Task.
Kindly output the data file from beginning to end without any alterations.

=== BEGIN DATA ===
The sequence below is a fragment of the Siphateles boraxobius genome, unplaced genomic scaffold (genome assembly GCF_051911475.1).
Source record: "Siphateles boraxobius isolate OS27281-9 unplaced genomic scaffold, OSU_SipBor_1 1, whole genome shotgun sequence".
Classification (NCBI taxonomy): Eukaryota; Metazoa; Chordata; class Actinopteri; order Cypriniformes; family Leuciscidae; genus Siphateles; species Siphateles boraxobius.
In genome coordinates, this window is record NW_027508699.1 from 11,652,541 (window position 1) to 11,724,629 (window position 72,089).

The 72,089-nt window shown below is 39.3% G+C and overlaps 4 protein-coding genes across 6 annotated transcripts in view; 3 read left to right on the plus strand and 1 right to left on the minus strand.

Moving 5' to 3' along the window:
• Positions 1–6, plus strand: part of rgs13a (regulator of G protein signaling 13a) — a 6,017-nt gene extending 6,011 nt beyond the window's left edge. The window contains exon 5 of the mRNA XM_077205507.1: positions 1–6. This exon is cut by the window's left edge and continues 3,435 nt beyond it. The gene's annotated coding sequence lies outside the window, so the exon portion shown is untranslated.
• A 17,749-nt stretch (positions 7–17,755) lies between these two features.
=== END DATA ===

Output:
The sequence below is a fragment of the Siphateles boraxobius genome, unplaced genomic scaffold (genome assembly GCF_051911475.1).
Source record: "Siphateles boraxobius isolate OS27281-9 unplaced genomic scaffold, OSU_SipBor_1 1, whole genome shotgun sequence".
Classification (NCBI taxonomy): Eukaryota; Metazoa; Chordata; class Actinopteri; order Cypriniformes; family Leuciscidae; genus Siphateles; species Siphateles boraxobius.
In genome coordinates, this window is record NW_027508699.1 from 11,652,541 (window position 1) to 11,724,629 (window position 72,089).

The 72,089-nt window shown below is 39.3% G+C and overlaps 4 protein-coding genes across 6 annotated transcripts in view; 3 read left to right on the plus strand and 1 right to left on the minus strand.

Moving 5' to 3' along the window:
• Positions 1–6, plus strand: part of rgs13a (regulator of G protein signaling 13a) — a 6,017-nt gene extending 6,011 nt beyond the window's left edge. The window contains exon 5 of the mRNA XM_077205507.1: positions 1–6. This exon is cut by the window's left edge and continues 3,435 nt beyond it. The gene's annotated coding sequence lies outside the window, so the exon portion shown is untranslated.
• A 17,749-nt stretch (positions 7–17,755) lies between these two features.